Months later, Linders found himself in Montana to discuss the specifications and what the company hoped to accomplish. “We sat down with about 12 to 14 of Pacific Steel’s people and discussed what they needed the line to do,” Linders says.

Much of the product Pacific Steel produces goes to customers that laser cut the perfectly straight and smooth metal. “They need to have confidence that the material will stay flat when it goes through subsequent processes and that their parts won’t warp,” Linders says.

Coil preparation

Pacific Steel’s new line saves time. “As an example, while one coil is running, the operator can preload others,” Linders says. “The coils can be prepped and bands removed in advance. You also don’t have to spend time loading coils onto the uncoiler. Once the previous coil tails out, the machine will automatically retrieve the next coil and load it onto the mandrel.”

The system retrieves the coil and elevates it to the proper height based on its diameter. Once loaded, the over-arm comes down automatically, Linders explains. “The coil is then rotated so its tongue is in the proper position for threading. As a result, when the operator comes back to thread the next coil, it is already loaded with bands cut with the tongue in the right spot. That alone can save you five or 10 minutes with each coil.”

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The line acquisition was a team effort. Pacific Steel’s personnel (above) gather during an open house and ribbon-cutting ceremony.

Safety first

Safety standards differ depending on which country you’re working in. As such, regulations may be more stringent in Australia than the United States. “We make sure all our equipment meets the strictest standards no matter where the machinery is being delivered,” says Linders. “If that means we have to adjust our designs to meet Australia, Germany or the U.K.’s stricter standards, we also apply them across the board to all customers.”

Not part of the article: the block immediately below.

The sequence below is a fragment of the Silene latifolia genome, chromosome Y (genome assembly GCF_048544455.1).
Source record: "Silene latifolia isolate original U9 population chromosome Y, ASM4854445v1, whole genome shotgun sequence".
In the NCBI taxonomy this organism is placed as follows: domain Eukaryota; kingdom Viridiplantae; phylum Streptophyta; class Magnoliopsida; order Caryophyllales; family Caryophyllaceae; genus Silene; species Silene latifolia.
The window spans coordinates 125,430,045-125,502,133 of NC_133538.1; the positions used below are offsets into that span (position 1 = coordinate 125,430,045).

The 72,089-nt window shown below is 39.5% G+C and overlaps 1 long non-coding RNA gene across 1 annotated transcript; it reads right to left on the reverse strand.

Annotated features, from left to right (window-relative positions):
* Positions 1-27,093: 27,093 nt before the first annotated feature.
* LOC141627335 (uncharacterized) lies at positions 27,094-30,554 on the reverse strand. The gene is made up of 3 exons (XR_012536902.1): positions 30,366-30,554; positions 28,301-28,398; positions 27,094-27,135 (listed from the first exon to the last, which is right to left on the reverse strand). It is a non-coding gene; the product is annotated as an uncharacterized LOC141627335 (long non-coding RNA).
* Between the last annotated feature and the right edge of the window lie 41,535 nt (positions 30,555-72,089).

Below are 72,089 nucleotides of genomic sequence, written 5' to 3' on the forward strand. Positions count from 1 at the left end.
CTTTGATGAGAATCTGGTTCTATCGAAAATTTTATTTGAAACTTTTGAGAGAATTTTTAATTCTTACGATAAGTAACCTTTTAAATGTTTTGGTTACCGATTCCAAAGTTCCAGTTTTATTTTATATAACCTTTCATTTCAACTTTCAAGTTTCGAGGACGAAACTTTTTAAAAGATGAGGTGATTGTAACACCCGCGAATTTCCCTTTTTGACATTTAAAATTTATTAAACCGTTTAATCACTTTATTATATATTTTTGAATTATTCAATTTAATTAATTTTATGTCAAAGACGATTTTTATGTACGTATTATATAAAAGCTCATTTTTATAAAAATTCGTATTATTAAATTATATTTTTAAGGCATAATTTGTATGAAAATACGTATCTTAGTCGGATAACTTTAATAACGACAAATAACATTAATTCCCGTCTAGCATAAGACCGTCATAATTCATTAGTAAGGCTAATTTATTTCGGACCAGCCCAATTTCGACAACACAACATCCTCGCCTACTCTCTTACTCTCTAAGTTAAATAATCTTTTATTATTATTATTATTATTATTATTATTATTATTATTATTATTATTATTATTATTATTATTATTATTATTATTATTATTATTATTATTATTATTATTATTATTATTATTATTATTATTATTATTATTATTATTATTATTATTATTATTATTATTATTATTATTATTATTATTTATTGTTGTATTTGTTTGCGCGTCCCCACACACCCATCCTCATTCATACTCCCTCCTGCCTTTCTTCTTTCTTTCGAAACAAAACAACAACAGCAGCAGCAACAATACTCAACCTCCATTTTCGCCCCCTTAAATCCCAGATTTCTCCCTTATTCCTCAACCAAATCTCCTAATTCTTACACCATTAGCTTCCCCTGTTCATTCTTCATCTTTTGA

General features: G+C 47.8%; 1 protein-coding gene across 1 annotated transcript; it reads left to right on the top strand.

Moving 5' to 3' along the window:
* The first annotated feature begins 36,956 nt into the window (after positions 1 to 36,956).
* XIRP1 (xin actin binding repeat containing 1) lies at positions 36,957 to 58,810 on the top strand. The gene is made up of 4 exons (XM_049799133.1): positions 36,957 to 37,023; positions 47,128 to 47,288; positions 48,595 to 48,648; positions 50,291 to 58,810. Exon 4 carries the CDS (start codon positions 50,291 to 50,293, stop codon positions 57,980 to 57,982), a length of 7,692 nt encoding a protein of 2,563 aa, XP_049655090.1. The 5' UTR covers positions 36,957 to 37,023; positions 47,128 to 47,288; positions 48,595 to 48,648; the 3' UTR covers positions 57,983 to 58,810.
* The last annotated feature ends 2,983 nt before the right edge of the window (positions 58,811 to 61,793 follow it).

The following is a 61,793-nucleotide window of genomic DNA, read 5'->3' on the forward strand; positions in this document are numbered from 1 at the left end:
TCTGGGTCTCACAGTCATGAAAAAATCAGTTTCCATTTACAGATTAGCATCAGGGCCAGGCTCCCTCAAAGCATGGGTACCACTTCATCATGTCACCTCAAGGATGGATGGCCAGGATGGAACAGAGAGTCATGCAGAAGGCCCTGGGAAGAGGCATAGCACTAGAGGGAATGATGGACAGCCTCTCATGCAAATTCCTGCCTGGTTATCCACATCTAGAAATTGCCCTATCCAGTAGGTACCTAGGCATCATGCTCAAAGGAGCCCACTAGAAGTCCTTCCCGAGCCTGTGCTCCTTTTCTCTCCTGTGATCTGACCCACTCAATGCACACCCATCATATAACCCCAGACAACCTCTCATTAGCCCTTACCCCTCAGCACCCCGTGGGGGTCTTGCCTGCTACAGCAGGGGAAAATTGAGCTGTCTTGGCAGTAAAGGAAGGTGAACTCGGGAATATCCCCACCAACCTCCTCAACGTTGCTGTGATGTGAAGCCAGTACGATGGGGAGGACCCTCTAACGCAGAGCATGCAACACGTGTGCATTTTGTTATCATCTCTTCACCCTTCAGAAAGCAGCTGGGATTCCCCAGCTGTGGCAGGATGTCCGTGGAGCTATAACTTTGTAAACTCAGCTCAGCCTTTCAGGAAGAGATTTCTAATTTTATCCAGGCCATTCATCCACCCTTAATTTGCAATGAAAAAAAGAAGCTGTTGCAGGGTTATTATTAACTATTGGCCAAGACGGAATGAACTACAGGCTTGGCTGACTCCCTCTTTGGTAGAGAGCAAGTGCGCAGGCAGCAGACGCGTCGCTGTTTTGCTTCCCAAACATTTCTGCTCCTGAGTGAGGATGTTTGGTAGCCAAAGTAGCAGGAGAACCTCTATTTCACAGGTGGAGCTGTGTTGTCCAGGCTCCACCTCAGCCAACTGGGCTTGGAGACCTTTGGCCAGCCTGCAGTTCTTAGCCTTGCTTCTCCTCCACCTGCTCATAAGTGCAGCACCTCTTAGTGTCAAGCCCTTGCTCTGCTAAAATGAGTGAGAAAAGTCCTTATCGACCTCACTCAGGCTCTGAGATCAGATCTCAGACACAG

He notes there are stringent requirements specific to machine guarding, lockouts and zone control. “We have achieved the balance of both safety as well as functionality—even though these two things don’t always go well together.”

Red Bud has installed at least 45 stretchers so new customers feel comfortable when they purchase one of Red Bud’s machines, says Linders.

In a fast-paced production environment, some might argue that stretcher-levelers are slow, but they are a lot faster than they were 15 to 20 years ago, according to Linders. “One of our 50-foot-long stretchers takes less than 8 seconds to cycle.” This is measured from when material stops moving, is stretched, and starts moving again.

Red Bud’s machines also use a type of metallic gripper that can be used for hot-rolled, pickled and oiled, cold-rolled and galvanized sheet and plate. “They don’t need to be changed when running different types of material and the pads typically don’t need to be resurfaced for up to a year or more.”

Tolerances

Customer needs differ depending on the material they are running through the line. For example, “for customers running hot-rolled material, expectations have historically been less critical concerning length or squareness tolerances,” Linders says. “However, over the years, the demands for even this material have become more stringent. In order to meet these requirements, we took a chapter from our blanking lines—which will produce extremely tight tolerances—and made it so that the angle of the shears used in our heavy gauge lines can be adjusted as well. So if the part isn’t meeting the squareness spec, the operator can pivot the shear to compensate, allowing for a more square part.”

Pacific Steel operates numerous service centers in the Intermountain West where it stocks, processes and distributes steel products to the manufacturing, fabrication, and energy sectors, as well as smaller service centers. “We felt that by adding a coil line facility, it would take our steel division to a whole new level,” Joyce says. MM